John Rex is one of the world's foremost scholars on race relations. In a 1986 essay he notes contrary to Hirsch that ethnicity and cultural rather than phenological characteristics can be the basis of racism. The scholarship of people like Rex which later influenced people like Kenan Malik is pretty mainstream regarding every region in the world except the USSR. It is only in Soviet history due to the distorting influence of people like Francine Hirsch that there is a complete denial of the existence of official racism because of the claim that ethnicity is not race and culture is not biology.
Hirsch states, "The mass deportation of targeted nationalities, along with other Soviet nationality policies, was premised on the conviction that nationalities (like classes) were sociohistorical groups with a shared consciousness and not racial-biological groups. This is not a trivial distinction." (Hirsch p. 30). In point of fact it is a trivial distinction because the "sociohistorical groups" perform the exact same role as "racial-biological groups" and both are primordial, essentialized, immutable, and based solely upon ancestry. As noted in earlier posts the South Africans used the "sociohistorical group" definition to define race in South Africa rather than the "racial-biological group" definition Hirsch believes is necessary for racism to exist (Ross, p. 116). On the basis of Hirsch's logic there were thus never any "racial politics" in apartheid South Africa. But, since Hirsch has never examined racism in a comparative context outside of Nazi Germany and the USSR she fails to see the absurdity of her position. Rex notes that ethnicity as a "sociohistorical group" to use Hirsch's terms or groups marked by "cultural characteristics" to use his term rather than phenotypical ones can serve as the basis for racial oppression or exploitation (Rex, p. 72). What is important is not whether the justification of racial discrimination is in "terms of biological ideas." (Rex, p. 71). But, rather that the ethnic identity of a stigmatized group is "imposed upon them to restrict their mobility and to facilitate their exploitation and oppression." (Rex, p. 71). Rex states quite clearly, "I am quite happy to divert attention away from phenotype as such to that group of situations which, whether it rest upon phenotypical or upon cultural differences, actually involves exploitation and oppression." (Rex, p. 72). As an example he notes, "the essentially ethnic relations of Northern Ireland actually have much in common with black-white relations in other countries." (Rex, p. 72). That is the discrimination against Catholics by the dominant Protestants in Northern Ireland during the 20th century was racial discrimination even though the groups involved are "sociohistorical" ones rather than "racial-biological" ones.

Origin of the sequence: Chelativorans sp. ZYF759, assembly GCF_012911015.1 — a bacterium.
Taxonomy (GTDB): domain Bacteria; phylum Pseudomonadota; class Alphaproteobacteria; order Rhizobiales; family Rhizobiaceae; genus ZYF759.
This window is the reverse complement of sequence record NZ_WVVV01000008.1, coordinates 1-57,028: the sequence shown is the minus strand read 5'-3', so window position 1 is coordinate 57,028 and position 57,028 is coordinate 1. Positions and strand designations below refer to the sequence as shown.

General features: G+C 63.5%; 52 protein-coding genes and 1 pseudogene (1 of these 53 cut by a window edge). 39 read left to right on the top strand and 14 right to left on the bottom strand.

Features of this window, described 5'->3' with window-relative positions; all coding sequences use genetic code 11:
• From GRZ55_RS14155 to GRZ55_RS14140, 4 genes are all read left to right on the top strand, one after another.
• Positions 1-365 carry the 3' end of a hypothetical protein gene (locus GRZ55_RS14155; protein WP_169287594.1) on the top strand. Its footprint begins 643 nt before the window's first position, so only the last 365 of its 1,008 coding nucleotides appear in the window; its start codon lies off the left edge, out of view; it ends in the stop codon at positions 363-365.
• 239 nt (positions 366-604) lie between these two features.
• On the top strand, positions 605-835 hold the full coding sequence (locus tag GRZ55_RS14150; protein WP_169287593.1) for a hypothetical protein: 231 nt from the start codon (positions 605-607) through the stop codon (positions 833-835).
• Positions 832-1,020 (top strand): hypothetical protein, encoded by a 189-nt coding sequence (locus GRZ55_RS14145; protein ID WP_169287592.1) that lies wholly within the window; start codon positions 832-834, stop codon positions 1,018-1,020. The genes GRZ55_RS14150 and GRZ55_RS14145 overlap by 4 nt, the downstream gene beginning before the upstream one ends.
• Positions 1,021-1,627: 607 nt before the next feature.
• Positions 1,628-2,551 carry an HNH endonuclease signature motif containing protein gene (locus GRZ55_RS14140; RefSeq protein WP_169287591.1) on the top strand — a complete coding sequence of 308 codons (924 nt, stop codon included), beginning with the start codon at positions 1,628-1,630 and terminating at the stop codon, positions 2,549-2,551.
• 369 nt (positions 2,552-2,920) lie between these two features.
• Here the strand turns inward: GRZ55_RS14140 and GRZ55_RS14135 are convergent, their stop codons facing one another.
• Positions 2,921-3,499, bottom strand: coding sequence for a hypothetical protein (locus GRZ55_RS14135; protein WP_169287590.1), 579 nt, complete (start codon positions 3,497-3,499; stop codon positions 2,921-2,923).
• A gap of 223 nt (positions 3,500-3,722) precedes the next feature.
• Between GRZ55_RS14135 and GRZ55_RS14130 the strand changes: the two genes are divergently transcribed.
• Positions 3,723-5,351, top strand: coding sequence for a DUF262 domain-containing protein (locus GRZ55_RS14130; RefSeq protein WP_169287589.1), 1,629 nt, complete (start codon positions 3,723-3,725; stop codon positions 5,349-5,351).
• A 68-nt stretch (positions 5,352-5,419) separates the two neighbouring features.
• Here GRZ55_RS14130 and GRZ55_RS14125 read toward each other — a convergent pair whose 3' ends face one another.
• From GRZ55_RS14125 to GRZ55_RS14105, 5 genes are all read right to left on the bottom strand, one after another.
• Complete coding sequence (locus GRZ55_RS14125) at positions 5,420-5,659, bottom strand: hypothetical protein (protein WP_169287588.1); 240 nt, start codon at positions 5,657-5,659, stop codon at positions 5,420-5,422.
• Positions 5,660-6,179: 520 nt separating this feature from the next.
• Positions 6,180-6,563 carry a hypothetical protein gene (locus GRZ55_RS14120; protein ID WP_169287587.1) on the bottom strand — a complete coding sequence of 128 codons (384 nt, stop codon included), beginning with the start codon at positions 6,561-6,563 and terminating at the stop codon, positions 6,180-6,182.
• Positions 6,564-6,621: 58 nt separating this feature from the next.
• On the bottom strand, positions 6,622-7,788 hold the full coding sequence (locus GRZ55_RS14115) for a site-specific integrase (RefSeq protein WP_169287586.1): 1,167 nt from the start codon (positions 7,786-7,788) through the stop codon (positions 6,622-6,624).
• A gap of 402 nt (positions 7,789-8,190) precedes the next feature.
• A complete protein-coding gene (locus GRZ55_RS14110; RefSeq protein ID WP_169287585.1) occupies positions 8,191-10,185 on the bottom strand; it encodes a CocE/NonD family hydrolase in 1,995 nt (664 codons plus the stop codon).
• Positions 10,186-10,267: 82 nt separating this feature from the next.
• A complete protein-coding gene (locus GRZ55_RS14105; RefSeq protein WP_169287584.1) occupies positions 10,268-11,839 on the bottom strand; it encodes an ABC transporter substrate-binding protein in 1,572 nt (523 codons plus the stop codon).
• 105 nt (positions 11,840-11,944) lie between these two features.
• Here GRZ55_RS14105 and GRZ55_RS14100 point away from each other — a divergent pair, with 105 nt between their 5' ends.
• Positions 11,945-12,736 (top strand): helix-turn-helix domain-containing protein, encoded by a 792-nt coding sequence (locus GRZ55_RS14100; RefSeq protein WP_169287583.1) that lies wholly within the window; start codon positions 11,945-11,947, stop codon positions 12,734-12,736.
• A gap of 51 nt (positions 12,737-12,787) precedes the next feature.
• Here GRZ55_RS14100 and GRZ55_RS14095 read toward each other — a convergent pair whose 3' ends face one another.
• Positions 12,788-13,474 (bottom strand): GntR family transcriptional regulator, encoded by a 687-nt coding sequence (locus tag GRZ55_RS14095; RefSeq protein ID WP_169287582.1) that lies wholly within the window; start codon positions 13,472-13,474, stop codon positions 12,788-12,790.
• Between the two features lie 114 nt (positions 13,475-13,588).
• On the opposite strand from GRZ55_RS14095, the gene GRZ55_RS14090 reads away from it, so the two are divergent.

I know that other than Eric Weitz and Walt Richmond I am the only US scholar who believes that Rex's definition of racism is applicable to the USSR and that everybody else follows the idiocy of Hirsch in believing that there must be some actual "biological" component defining the categories involved for "race relations situations" (Rex, p. 72) to exist. But, why is the USSR of all societies in world history exempt from the same sociological analysis that applies to the rest of the world? Nobody has ever been able to answer this question to my satisfaction. I do, however, encourage to people to try in the comments.
Francine Hirsch, "Race without the Practice of Racial Politics," Slavic Review, vol. 61, no. 1, Spring 2002, pp. 30-43.
John Rex, "The Role of Class Analysis in the Study of Race Relations - A Weberian Perspective," in John Rex and David Mason, (eds.), Theories of Race and Ethnic Relations,Cambridge University Press, 1986, pp. 64-83.
Robert Ross, A Concise History of South Africa, Cambridge University Press, 1999.